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Transformers

A hypothetical ideal transformer considered as...
A hypothetical ideal transformer considered as a circuit element, consisting of N P turns in the primary winding, and N S in the secondary. Electrical power supplied to the primary circuit is delivered to the load in secondary circuit by means of mutual induction. The time-varying magnetic flux in the core generates an electromagnetic force over each of the windings. The voltage and current relationships are shown below. (Photo credit: Wikipedia)

Please explain what is transformer and tell what is the reason behind the working of transformer that it reduces potenial when current is high and increases potential when current is low?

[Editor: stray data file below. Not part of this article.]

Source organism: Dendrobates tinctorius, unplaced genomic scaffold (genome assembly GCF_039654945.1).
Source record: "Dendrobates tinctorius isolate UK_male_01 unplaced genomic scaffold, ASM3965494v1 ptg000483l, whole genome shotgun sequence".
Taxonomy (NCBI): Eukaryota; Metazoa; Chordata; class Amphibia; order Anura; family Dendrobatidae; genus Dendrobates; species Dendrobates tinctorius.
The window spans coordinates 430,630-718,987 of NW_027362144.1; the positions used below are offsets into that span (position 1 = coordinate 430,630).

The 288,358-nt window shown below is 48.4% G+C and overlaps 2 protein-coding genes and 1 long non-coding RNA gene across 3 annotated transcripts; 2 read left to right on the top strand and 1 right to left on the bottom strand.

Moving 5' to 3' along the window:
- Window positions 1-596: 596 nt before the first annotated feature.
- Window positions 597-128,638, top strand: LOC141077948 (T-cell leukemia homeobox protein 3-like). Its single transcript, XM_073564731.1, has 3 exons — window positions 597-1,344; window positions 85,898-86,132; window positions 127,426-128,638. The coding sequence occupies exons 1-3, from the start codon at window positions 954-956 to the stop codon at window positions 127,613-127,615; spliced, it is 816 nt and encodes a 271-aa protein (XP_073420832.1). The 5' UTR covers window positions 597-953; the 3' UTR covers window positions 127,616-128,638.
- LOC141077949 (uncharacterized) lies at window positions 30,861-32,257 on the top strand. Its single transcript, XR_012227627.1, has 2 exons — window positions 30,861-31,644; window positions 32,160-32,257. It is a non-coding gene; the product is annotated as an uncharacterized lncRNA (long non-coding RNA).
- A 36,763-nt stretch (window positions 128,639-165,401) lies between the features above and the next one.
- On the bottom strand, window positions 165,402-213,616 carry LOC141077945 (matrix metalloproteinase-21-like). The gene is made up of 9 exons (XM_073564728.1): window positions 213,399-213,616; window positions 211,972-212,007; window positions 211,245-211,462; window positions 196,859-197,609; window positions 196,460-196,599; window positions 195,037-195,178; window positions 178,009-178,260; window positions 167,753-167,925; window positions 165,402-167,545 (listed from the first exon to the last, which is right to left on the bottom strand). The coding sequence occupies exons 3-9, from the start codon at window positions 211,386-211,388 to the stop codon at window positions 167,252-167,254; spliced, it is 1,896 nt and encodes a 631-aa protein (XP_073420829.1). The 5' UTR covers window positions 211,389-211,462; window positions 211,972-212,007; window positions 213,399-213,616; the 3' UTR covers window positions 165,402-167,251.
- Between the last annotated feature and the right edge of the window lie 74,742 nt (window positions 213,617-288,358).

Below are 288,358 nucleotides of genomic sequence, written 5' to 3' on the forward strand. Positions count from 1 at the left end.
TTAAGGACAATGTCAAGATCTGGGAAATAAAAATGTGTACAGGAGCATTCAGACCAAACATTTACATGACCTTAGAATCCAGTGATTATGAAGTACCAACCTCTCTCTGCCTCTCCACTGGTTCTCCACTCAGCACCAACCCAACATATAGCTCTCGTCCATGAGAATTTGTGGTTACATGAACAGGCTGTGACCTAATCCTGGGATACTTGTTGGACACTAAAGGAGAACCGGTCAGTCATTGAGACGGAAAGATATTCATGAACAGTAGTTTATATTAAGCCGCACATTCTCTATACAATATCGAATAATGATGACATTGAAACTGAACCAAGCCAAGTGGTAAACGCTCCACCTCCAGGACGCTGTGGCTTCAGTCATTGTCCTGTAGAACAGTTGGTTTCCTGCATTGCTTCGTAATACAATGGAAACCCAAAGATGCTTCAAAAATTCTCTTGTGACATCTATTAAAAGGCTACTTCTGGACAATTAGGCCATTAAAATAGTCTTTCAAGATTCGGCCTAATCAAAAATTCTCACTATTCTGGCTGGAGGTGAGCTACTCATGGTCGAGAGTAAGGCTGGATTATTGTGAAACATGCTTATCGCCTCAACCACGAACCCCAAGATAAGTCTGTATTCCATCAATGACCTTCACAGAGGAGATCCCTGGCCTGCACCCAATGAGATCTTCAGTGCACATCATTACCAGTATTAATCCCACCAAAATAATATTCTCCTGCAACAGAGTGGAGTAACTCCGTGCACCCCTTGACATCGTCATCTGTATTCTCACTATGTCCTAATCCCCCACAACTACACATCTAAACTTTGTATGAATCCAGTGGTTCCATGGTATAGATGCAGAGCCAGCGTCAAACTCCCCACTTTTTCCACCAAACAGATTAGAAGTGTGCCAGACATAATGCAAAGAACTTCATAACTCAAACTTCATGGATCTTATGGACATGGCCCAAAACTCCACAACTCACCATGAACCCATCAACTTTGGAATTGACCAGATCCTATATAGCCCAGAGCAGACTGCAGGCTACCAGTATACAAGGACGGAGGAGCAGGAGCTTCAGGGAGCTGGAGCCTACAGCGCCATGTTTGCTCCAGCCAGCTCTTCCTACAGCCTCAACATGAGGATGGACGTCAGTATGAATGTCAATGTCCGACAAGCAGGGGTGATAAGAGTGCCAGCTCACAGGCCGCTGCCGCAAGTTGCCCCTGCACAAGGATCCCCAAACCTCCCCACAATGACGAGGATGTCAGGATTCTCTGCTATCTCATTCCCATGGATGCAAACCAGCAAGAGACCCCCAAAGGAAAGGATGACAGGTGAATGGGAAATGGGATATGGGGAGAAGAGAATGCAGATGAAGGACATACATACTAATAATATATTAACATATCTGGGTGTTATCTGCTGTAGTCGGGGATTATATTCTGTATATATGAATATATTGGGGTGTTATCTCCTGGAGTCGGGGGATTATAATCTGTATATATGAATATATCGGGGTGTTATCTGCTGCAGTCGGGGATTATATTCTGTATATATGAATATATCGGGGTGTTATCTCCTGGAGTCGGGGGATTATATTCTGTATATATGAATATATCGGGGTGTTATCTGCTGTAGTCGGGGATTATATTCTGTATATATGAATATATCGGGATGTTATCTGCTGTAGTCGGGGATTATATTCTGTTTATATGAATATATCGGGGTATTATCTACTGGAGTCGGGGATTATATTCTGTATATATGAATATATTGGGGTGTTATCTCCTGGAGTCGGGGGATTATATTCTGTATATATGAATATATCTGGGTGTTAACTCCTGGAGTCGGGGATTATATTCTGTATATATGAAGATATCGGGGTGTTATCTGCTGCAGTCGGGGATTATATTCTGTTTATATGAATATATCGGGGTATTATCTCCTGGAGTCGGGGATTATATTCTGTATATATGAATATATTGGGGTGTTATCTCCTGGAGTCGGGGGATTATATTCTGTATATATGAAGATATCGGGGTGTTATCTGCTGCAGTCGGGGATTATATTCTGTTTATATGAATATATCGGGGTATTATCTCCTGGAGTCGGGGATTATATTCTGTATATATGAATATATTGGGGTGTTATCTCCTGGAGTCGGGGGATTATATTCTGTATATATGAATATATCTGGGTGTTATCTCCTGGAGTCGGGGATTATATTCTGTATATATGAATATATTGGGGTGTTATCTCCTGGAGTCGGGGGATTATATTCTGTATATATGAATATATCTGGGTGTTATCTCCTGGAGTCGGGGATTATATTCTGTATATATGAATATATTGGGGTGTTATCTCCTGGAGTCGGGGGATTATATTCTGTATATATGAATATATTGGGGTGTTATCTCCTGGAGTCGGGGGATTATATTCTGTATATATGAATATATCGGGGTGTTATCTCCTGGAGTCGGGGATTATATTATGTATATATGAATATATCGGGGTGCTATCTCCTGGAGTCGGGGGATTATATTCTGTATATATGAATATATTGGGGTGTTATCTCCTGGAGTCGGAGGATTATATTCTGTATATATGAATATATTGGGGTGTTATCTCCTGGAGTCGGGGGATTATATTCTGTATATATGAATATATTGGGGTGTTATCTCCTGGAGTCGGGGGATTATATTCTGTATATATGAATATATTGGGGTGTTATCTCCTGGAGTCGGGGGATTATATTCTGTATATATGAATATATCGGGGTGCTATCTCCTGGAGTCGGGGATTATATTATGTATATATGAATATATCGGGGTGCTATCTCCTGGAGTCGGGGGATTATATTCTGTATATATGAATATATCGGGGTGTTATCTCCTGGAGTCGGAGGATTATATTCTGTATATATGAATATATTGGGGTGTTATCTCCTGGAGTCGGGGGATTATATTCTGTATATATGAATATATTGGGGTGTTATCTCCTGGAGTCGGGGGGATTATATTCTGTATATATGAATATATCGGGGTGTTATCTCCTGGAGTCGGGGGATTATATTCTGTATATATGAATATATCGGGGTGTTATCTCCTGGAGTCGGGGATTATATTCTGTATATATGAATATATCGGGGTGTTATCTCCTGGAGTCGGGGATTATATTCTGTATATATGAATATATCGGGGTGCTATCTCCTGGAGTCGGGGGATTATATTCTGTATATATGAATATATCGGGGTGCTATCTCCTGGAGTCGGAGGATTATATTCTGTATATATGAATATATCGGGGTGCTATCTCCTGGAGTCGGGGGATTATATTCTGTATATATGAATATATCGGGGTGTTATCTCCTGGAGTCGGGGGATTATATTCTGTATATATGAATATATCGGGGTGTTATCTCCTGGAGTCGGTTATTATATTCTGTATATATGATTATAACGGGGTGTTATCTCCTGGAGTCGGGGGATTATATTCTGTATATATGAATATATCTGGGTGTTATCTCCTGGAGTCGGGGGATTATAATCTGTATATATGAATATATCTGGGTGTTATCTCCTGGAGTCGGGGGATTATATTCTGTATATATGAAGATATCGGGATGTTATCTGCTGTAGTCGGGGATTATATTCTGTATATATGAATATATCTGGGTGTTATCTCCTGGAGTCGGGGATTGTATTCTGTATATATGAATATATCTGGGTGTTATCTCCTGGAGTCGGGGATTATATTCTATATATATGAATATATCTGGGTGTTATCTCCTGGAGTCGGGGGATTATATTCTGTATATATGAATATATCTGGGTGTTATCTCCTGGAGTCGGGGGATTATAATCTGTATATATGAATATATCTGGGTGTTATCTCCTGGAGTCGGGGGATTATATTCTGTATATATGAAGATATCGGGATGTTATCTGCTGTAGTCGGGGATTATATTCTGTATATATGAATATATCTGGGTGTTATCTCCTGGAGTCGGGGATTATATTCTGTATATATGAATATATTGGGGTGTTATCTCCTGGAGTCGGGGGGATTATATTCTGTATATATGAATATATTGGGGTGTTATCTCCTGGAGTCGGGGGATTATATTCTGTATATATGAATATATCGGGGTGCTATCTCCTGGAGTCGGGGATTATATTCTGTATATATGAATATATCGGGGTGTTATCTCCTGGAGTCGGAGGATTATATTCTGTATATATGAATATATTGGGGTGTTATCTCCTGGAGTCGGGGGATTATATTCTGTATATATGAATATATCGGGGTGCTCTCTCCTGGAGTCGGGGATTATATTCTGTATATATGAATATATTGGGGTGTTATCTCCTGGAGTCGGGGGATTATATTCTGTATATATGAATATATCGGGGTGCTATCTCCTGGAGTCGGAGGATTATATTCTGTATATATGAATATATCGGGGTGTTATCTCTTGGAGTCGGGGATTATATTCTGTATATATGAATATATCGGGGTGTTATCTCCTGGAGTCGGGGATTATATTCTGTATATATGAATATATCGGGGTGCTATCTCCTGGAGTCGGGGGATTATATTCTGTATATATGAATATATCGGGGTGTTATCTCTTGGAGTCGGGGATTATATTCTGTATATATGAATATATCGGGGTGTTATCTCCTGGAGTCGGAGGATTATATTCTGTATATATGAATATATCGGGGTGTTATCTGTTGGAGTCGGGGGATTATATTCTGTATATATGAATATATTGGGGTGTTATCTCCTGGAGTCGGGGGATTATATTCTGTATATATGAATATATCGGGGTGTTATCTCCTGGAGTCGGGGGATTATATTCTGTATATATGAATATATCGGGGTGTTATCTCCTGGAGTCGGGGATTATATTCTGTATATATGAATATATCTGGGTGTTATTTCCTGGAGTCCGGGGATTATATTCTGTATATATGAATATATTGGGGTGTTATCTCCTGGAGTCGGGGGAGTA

Explain widely and deeply with concepts.

Answer:

Transformer is a device based on mutual inductance and is used to change the voltage of alternating (or varying) current. There are two types of transformers – stepup and stepdown.

A step-up transformer increases the voltage as the step-down transformer decreases the ac voltage.

When a transformer changes the alternating voltage, it is not adding any power, it only transforms the voltage.

As power is the product of voltage and current, as voltage increases, the current decreases. (and vice versa)

The following links will help you understand transformers in great detail.





Force on a current carrying conductor in a magnetic field